BertGA wrote:

    tiger1873 wrote:

    dpb5031 wrote:

    killer21 wrote:


    Every single dad that has a daughter playing golf under the age of 10 thinks their daughter is going to play on the LPGA. Their was a couple of times I had to give my head a shake and just have patience and let her have fun and try hard not to be that guy.




    And the crazy thing is, how desirable is the LPGA lifestyle anyway? I would argue that relative to the very low odds of a player becoming a top 50 in the world pro, that it's not a very wise pursuit for most.



    If you consider travel, caddy, and other expenses, only those inside the top 75 are making a legitimately good living. Even if a player has a good year there's no guarantee that its sustainable, and a drop off in performance can leave you barely making ends meet. Very different than the men where one win and you're set for a good long time.



    Sure, the top players get lucrative endorsement deals, but again, that's limited to the elites who are deemed marketable for things beyond their golf.




    I think it may be better for players today but even guys who made it on the PGA tour and Won have a hard time making ends meet. I have met a lot former PGA pro's who either got a job in Sales or actually teach now for a living.



    For a person to make it on a tour you have got to have good PR and negotiation skills to make a decent living. Of course if you win enough life is good but that goes without saying. The most money in golf has always been off the course not on the course.




    That outlook is probably outdated. In 2018, one hundred and fourteen players made at least one million dollars. In one year.



    It may be hard to stay on tour, but once you're there it sure looks like the cash is there to take home.




    A million Dollars isn't what is used to be either. Especially when you consider all the expenses and losing half of that to taxes. You also have to remember they may have an agent, travel expenses and other fees like paying their caddie. Add it all up and would not be surprised if they only cleared 200k. Not starving but also not going to be enough to retire and play golf the rest of your life.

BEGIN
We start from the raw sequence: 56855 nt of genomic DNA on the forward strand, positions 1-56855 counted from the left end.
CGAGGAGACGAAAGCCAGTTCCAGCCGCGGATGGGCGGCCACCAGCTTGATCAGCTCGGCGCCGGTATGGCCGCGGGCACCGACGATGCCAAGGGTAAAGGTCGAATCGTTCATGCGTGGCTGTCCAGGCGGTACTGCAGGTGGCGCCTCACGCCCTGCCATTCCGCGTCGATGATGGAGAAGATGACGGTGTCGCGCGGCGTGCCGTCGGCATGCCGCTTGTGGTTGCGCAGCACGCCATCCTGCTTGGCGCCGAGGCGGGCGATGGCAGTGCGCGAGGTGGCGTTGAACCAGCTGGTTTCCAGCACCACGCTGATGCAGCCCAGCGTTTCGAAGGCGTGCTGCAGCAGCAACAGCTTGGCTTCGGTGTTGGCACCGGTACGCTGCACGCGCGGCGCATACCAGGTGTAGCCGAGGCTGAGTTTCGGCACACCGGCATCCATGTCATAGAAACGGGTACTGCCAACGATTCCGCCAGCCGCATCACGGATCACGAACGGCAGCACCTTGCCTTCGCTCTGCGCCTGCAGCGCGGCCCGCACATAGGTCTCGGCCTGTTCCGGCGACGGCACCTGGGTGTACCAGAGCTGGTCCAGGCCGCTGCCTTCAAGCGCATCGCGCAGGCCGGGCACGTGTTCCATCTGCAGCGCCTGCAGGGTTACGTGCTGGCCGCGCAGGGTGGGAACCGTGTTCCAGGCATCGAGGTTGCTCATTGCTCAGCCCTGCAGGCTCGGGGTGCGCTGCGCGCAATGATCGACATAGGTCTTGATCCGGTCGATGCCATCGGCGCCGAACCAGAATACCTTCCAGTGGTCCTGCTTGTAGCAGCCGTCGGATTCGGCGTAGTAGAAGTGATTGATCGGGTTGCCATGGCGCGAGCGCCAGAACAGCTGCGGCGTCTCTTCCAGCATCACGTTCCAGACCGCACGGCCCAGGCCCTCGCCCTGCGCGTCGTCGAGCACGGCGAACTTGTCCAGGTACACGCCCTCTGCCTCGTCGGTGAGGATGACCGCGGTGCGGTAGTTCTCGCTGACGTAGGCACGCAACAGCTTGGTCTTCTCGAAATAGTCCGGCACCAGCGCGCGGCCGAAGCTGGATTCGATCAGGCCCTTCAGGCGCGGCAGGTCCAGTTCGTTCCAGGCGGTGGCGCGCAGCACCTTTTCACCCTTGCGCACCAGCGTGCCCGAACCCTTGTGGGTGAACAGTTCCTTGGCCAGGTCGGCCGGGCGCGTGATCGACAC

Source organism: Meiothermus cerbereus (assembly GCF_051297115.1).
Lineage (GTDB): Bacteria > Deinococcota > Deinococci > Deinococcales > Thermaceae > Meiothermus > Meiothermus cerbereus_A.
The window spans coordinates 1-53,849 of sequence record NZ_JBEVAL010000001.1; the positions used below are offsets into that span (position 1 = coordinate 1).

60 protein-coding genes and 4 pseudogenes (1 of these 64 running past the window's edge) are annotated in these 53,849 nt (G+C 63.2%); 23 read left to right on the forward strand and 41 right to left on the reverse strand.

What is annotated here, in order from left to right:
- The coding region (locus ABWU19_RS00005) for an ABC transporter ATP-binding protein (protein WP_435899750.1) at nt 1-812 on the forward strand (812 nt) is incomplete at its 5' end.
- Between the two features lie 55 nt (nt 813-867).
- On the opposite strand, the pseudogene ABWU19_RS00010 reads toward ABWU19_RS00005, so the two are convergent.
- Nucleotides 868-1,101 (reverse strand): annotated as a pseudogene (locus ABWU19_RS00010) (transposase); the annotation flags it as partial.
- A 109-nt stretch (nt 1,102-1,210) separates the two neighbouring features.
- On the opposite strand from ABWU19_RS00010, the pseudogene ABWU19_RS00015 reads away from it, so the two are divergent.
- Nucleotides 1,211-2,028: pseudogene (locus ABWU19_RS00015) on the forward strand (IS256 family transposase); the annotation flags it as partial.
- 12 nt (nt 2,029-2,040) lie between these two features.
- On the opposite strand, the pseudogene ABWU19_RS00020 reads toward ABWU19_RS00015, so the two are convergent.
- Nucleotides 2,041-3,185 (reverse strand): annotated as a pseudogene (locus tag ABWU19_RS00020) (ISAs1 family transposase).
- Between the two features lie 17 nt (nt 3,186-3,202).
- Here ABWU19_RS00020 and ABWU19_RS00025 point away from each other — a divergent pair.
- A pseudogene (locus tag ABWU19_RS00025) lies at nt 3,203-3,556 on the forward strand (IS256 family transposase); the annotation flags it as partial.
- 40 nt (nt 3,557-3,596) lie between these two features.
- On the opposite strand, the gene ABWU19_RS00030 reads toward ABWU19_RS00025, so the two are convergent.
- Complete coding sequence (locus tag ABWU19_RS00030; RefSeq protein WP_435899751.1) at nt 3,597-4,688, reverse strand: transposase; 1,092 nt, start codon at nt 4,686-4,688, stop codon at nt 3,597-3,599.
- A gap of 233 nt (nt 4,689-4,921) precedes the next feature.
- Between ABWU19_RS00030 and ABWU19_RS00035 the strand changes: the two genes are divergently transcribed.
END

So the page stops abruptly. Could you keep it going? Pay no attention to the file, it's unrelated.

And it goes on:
The guys killing it get endorsements and play a lot corporate functions and there the people that most people would recognize on tour.
  • BertGABertGA Members Posts: 277 ✭✭
    tiger1873 wrote:

    BertGA wrote:

    tiger1873 wrote:

    dpb5031 wrote:

    killer21 wrote:


    Every single dad that has a daughter playing golf under the age of 10 thinks their daughter is going to play on the LPGA. Their was a couple of times I had to give my head a shake and just have patience and let her have fun and try hard not to be that guy.




    And the crazy thing is, how desirable is the LPGA lifestyle anyway? I would argue that relative to the very low odds of a player becoming a top 50 in the world pro, that it's not a very wise pursuit for most.



    If you consider travel, caddy, and other expenses, only those inside the top 75 are making a legitimately good living. Even if a player has a good year there's no guarantee that its sustainable, and a drop off in performance can leave you barely making ends meet. Very different than the men where one win and you're set for a good long time.



    Sure, the top players get lucrative endorsement deals, but again, that's limited to the elites who are deemed marketable for things beyond their golf.




    I think it may be better for players today but even guys who made it on the PGA tour and Won have a hard time making ends meet. I have met a lot former PGA pro's who either got a job in Sales or actually teach now for a living.



    For a person to make it on a tour you have got to have good PR and negotiation skills to make a decent living. Of course if you win enough life is good but that goes without saying. The most money in golf has always been off the course not on the course.




    That outlook is probably outdated. In 2018, one hundred and fourteen players made at least one million dollars. In one year.